Funny, “we” didn’t have much of an interest in strengthening this “norm” against chemical weapons use when “we” were aiding and abetting Saddam’s chemical weapons use, and were trying to pin it on the Iranians instead, huh?

    As a categorical statement, that is simply false.

    • SQ (History)

      For that matter, “we” in the United States also did not have a stake maintaing a norm against slavery when it was legal here.

      “We” did not have a stake in the “nuclear taboo” at the time of Hiroshima and Nagasaki. And “we” did not have a stake in the norm against chemical weapons use during WWI. Or, apparently, during the Yemeni civil war, or the Iran-Iraq war. Or, to be more exact, not enough of a stake.

      None of which falsifies the idea that we do indeed have a stake in the norm against CW use today. Otherwise, I don’t think the President would have made a peep about it, and we wouldn’t be reading about it now. It’s not as if anyone outside of Syria cares about Syria for its own sake. Most of the world’s people have their own concerns and would be delighted to ignore the place and its people. I don’t recommend this attitude, but it appears to be what prevails everywhere.

  9. Nick Ritchie (History)

    Asad isn’t stupid. He will have digested the lesson Gaddafi learnt to his cost not to threaten swift, mass and indiscriminate slaughter of innocent civilians a la Benghazi. His forces are ratcheting up the body count bit by bit but avoiding spectacular massacres that could escalate Western moral outrage to the point of direct, violent intervention. He must, surely, understand that a major chemical attack killing thousands would in all likelihood tip the scales for an intervention that would cement his demise either in the Hague or a more gruesome end. Which begs the question of why he would authorise such a small-scale use of sarin? What did he have to gain? A demonstration shot, so to speak? That seems unlikely.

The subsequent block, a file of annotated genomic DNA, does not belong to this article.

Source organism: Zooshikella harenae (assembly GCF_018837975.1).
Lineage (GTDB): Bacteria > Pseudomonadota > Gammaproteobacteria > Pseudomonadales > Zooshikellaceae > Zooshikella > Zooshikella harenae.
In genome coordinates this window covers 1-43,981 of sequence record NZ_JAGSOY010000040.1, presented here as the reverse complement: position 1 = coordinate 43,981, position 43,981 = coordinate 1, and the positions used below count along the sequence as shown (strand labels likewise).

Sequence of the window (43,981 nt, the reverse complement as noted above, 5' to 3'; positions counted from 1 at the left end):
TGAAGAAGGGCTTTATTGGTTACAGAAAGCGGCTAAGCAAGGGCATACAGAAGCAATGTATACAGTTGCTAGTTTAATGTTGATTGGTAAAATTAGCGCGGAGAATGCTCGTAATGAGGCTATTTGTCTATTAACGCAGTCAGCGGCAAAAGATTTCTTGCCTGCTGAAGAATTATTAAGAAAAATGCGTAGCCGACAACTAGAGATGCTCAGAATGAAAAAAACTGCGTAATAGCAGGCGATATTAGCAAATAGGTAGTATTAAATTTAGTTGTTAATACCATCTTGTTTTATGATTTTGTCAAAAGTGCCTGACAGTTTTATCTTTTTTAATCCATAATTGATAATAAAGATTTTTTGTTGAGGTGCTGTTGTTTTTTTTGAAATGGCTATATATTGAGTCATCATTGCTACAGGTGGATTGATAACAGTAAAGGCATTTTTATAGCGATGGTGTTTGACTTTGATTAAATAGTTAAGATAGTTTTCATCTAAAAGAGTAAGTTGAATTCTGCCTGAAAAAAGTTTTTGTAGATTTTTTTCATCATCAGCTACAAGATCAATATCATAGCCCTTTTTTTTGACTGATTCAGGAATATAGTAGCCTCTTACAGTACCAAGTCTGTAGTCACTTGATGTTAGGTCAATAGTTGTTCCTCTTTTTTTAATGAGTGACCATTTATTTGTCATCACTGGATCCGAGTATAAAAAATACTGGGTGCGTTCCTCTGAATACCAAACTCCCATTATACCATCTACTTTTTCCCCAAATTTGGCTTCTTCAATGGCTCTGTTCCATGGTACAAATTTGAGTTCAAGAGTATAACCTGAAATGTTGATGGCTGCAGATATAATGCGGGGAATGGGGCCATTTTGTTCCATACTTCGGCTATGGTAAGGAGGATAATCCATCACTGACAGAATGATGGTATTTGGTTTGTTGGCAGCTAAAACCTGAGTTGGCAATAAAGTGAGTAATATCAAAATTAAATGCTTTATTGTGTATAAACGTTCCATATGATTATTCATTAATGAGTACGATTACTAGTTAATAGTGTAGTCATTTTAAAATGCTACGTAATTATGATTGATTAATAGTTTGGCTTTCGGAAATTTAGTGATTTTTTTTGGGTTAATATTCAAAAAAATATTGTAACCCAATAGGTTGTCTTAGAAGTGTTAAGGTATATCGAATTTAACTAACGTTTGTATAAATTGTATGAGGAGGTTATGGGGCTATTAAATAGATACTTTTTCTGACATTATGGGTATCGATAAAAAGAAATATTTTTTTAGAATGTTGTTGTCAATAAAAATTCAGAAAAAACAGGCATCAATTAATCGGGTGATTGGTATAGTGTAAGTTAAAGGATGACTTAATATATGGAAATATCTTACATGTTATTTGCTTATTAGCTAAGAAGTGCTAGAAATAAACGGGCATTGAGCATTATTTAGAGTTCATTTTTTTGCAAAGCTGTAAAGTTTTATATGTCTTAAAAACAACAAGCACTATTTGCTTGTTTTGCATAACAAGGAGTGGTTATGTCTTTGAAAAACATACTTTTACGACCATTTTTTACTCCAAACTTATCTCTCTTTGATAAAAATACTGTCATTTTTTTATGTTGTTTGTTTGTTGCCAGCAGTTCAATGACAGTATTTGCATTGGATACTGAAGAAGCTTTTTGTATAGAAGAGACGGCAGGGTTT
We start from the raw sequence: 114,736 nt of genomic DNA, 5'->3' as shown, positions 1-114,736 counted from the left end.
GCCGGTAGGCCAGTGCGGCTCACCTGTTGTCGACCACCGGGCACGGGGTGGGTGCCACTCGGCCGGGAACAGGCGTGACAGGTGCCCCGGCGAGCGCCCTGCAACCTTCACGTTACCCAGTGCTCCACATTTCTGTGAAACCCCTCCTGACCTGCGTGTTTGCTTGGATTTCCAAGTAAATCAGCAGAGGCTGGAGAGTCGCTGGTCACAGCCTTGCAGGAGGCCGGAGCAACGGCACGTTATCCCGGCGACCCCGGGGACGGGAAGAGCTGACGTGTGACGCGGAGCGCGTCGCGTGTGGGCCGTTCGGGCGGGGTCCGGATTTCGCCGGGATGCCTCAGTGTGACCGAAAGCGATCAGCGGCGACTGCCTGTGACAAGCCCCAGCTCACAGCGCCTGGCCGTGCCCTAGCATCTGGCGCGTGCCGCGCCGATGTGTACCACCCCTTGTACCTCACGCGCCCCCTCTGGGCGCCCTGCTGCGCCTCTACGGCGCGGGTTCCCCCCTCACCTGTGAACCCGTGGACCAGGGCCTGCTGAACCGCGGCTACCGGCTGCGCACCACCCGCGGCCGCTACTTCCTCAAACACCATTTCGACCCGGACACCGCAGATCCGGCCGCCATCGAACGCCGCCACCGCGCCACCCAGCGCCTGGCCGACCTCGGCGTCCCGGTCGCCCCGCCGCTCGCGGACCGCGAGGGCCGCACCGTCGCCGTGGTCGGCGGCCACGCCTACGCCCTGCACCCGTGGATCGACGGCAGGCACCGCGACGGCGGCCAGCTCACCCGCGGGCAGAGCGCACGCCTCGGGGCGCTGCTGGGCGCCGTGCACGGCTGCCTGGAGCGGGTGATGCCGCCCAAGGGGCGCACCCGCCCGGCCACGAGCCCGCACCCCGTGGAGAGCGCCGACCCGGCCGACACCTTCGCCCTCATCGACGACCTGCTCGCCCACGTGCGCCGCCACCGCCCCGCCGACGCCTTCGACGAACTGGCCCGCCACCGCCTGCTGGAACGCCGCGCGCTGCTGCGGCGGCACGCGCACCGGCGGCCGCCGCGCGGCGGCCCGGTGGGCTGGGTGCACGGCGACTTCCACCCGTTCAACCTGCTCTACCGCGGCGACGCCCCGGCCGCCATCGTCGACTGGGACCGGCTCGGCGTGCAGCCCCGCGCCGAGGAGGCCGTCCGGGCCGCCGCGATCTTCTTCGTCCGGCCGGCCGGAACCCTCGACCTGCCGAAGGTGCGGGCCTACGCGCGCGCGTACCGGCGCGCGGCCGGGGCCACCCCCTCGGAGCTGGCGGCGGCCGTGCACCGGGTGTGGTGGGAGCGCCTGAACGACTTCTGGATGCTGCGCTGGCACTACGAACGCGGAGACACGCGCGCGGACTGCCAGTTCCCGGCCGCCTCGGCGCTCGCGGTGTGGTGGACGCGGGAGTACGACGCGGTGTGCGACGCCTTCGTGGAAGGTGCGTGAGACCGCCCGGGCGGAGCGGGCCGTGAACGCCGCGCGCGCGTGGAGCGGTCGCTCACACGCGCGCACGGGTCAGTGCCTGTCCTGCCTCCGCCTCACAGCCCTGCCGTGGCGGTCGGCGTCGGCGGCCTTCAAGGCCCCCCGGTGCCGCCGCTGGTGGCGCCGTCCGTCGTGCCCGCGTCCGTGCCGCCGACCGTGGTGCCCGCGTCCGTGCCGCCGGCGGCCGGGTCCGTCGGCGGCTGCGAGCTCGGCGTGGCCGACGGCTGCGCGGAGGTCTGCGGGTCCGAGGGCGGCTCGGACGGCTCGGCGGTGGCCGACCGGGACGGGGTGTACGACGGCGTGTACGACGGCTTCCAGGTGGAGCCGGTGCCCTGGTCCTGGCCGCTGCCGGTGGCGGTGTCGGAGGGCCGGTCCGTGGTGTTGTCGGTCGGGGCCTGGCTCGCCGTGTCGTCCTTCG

10. Anon2 (History)


    Can you do me a small favor? Can you replace the F bomb in the article with something like Fracking, or even @#$%ing. Occasionally I point other people to your blog, and they may have different sensibilities. (I personally don’t care — I find your writing style humorous.)

    By the way, your article was great and it was timely. Excellent piece when this issue is being put in play in the mainstream media by people like Jeffrey Goldberg. The discussion also remains top notch professional.

    Thank you,


    • Jeffrey (History)

      Sure. I should stop swearing anyway.

  11. Anon2 (History)


    Thank you.

  12. Andrew (History)

    (my apologies, I accidentally posted a duplicate of this comment in MK’s latest piece just a moment ago)

    Perhaps this whole situation begs the question, should protective NBC equipment or anticholinergic drugs/autoinjectors etc. be something that makes up a significant portion of nonlethal aid to the FSA (or really, any rebel faction)? I’m not sure if anyone is in the position to know, but is that something that’s already being delivered? Maybe most importantly, is providing that aid an implicit signal that we can’t deter (further?) chemical attacks by Assad?

    • Jeffrey (History)

      You ask a serious question.

      Obviously, CBW gear provides a countermeasure for opposition forces facing CBW attacks. My colleague Amy Smithson thinks this is a good idea.

      On the other hand, CBW gear also enables such attacks — not a trivial consideration given (unproven) allegations of rebel CW use.

      Note, for example, the extreme distress that resulted from the interdiction of a shipment of chemical suits in Busan intended for Syria. (The North Koreans apparently arranged the shipment, but the cargo was loaded in a third country.) The Syrian purchase was not defensive.

      I’d like to be able to supply chemical defenses, but am troubled about how to do so in a way that doesn’t (unduly) increase the risk of chemical use by the opposition.